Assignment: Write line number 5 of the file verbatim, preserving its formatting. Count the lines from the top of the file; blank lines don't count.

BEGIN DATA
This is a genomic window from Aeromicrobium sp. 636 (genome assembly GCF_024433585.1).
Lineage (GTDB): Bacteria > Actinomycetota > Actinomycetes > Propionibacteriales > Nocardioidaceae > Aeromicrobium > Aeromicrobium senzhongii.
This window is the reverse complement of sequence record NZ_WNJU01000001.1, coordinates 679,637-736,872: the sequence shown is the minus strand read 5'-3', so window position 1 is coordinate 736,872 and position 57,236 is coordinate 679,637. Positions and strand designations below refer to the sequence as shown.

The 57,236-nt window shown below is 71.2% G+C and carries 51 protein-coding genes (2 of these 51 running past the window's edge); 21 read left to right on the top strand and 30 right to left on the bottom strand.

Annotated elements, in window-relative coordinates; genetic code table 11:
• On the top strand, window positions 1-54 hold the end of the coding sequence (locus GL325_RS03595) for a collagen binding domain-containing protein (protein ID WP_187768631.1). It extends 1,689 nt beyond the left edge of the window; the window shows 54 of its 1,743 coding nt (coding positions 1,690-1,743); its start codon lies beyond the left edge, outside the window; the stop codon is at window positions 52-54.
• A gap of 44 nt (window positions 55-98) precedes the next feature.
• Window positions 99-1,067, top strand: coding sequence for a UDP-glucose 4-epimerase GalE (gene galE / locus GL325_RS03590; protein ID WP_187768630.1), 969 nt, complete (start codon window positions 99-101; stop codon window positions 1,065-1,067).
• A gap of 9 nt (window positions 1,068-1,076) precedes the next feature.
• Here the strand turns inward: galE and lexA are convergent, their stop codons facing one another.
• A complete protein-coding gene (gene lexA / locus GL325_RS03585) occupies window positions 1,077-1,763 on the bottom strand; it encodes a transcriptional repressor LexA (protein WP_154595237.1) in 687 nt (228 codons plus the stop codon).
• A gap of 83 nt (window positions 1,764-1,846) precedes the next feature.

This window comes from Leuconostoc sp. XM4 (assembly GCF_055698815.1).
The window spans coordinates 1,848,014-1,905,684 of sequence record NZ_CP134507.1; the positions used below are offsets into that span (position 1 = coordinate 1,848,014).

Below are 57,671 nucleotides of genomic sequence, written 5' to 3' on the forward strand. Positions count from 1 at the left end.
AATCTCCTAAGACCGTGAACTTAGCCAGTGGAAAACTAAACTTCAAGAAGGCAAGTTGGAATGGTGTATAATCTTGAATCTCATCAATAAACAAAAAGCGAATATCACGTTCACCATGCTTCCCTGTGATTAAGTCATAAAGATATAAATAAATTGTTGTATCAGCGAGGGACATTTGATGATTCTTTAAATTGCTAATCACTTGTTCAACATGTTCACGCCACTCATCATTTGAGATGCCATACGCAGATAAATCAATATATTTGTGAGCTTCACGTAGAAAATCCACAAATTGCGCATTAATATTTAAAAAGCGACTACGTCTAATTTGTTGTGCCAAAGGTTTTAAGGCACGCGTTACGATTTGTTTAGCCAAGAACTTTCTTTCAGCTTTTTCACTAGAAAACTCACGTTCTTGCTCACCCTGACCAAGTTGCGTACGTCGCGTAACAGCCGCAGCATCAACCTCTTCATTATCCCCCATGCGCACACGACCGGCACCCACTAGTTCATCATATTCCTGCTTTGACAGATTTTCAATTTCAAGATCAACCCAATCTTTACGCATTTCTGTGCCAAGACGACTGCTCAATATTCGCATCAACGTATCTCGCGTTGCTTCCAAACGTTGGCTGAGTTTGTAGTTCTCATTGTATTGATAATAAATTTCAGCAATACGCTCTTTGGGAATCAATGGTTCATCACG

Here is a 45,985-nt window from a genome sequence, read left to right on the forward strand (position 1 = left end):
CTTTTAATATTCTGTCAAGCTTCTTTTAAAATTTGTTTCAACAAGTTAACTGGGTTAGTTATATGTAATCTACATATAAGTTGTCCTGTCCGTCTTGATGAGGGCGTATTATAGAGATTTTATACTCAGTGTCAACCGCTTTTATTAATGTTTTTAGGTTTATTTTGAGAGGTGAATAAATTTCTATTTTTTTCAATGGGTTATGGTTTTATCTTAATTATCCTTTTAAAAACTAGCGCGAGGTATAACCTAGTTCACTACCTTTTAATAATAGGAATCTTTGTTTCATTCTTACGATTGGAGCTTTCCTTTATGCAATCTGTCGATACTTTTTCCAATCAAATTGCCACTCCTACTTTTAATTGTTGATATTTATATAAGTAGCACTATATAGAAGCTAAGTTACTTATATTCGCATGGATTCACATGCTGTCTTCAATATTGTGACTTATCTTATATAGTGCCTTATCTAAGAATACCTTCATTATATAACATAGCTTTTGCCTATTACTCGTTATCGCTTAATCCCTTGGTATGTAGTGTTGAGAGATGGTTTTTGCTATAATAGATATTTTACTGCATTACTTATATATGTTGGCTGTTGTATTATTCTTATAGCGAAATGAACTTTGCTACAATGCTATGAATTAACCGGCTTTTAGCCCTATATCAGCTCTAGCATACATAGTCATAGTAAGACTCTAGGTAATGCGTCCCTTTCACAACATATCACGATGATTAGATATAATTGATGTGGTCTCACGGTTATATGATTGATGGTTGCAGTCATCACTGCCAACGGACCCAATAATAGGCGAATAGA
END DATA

Annotated elements, in window-relative coordinates; genetic code table 11: